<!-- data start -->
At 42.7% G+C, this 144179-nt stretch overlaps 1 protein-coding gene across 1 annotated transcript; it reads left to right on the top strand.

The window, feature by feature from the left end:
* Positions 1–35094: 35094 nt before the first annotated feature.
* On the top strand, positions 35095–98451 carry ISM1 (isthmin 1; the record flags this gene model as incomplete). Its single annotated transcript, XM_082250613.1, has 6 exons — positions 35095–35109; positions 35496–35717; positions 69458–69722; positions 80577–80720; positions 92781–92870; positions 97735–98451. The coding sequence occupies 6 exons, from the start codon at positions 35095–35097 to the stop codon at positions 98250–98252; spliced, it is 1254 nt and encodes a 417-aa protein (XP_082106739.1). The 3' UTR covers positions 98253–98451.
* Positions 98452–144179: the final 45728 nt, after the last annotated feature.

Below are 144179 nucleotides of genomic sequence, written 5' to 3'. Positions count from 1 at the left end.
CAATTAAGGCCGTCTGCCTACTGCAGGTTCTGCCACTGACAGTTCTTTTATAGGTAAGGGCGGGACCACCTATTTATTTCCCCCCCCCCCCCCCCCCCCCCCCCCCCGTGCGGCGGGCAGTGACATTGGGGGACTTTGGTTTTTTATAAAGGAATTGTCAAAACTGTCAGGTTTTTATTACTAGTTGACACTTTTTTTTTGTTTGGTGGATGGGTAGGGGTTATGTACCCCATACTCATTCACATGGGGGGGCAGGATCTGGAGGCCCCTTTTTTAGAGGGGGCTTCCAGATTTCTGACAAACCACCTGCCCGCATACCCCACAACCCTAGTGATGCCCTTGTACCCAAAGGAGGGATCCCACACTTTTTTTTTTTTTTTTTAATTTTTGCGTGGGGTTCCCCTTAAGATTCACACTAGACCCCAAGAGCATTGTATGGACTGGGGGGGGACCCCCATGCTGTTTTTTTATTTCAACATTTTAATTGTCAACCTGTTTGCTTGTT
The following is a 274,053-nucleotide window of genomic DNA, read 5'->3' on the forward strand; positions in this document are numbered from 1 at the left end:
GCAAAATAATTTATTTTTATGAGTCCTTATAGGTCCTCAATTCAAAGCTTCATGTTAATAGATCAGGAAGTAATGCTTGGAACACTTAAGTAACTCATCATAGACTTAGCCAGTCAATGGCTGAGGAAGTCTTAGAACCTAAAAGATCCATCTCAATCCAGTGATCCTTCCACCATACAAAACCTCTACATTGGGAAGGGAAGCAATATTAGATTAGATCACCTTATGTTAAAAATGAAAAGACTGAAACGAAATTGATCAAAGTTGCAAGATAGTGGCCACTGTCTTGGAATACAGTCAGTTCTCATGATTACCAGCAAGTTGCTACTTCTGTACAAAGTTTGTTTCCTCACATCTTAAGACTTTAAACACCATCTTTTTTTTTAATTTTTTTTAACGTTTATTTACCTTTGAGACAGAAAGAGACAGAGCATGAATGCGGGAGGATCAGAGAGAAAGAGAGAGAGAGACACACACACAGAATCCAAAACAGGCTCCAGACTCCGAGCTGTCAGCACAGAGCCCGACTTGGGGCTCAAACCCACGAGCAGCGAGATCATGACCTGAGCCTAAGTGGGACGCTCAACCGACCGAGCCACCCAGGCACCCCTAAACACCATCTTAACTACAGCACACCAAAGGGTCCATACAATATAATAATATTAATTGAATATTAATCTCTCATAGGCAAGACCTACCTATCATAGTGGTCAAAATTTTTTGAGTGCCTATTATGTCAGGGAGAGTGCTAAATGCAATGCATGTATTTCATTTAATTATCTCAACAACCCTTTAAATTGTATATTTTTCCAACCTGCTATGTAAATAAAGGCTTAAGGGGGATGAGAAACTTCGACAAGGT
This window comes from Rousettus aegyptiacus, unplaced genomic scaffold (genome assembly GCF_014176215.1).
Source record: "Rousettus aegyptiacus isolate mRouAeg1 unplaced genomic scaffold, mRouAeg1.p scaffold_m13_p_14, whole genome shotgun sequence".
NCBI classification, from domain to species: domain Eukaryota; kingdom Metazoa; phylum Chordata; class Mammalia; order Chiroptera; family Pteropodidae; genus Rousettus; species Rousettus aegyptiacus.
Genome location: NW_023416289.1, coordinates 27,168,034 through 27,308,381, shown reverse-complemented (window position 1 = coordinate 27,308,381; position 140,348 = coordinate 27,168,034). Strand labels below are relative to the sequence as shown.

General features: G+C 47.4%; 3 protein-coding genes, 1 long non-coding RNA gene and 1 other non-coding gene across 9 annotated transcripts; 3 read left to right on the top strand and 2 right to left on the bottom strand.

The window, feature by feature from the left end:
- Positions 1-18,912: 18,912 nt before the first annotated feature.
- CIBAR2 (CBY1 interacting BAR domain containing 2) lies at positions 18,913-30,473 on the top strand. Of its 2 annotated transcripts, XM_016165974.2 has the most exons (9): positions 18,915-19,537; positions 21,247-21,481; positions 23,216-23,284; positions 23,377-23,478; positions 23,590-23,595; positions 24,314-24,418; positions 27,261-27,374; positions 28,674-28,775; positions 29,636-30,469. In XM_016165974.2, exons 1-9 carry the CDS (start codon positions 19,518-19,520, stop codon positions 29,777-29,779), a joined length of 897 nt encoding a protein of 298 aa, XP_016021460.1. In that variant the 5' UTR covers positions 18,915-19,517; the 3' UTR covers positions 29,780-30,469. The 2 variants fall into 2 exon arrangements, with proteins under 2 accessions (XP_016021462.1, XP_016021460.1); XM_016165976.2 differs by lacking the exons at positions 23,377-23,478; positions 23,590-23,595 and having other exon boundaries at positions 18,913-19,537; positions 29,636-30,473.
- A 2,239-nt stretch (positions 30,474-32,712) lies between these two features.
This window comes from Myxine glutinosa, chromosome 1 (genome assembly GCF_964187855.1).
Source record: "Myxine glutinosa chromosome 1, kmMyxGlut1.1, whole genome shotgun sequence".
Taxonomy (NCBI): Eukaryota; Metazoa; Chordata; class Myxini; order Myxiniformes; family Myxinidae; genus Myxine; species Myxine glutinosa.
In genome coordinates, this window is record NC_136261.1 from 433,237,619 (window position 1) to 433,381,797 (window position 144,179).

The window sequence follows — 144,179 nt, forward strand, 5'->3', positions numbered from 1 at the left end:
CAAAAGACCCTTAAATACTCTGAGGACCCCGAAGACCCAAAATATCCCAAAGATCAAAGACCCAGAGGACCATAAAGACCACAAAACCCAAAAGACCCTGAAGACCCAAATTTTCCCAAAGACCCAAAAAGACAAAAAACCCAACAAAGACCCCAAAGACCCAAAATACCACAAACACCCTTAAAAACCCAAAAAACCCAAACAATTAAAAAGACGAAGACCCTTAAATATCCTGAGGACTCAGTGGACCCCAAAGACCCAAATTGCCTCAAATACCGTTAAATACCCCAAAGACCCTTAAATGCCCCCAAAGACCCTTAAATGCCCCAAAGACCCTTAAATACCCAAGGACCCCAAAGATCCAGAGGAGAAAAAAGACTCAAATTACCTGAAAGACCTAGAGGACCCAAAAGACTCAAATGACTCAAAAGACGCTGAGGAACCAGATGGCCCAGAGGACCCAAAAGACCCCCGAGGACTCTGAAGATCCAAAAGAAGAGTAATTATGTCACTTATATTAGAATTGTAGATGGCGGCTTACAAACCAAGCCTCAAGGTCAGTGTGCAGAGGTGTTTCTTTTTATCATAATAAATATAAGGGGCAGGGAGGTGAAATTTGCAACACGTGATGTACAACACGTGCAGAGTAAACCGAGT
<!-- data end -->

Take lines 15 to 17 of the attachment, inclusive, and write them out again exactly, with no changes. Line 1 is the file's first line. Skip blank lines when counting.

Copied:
The window, feature by feature from the left end:
- Positions 1-18,912: 18,912 nt before the first annotated feature.
- CIBAR2 (CBY1 interacting BAR domain containing 2) lies at positions 18,913-30,473 on the top strand. Of its 2 annotated transcripts, XM_016165974.2 has the most exons (9): positions 18,915-19,537; positions 21,247-21,481; positions 23,216-23,284; positions 23,377-23,478; positions 23,590-23,595; positions 24,314-24,418; positions 27,261-27,374; positions 28,674-28,775; positions 29,636-30,469. In XM_016165974.2, exons 1-9 carry the CDS (start codon positions 19,518-19,520, stop codon positions 29,777-29,779), a joined length of 897 nt encoding a protein of 298 aa, XP_016021460.1. In that variant the 5' UTR covers positions 18,915-19,517; the 3' UTR covers positions 29,780-30,469. The 2 variants fall into 2 exon arrangements, with proteins under 2 accessions (XP_016021462.1, XP_016021460.1); XM_016165976.2 differs by lacking the exons at positions 23,377-23,478; positions 23,590-23,595 and having other exon boundaries at positions 18,913-19,537; positions 29,636-30,473.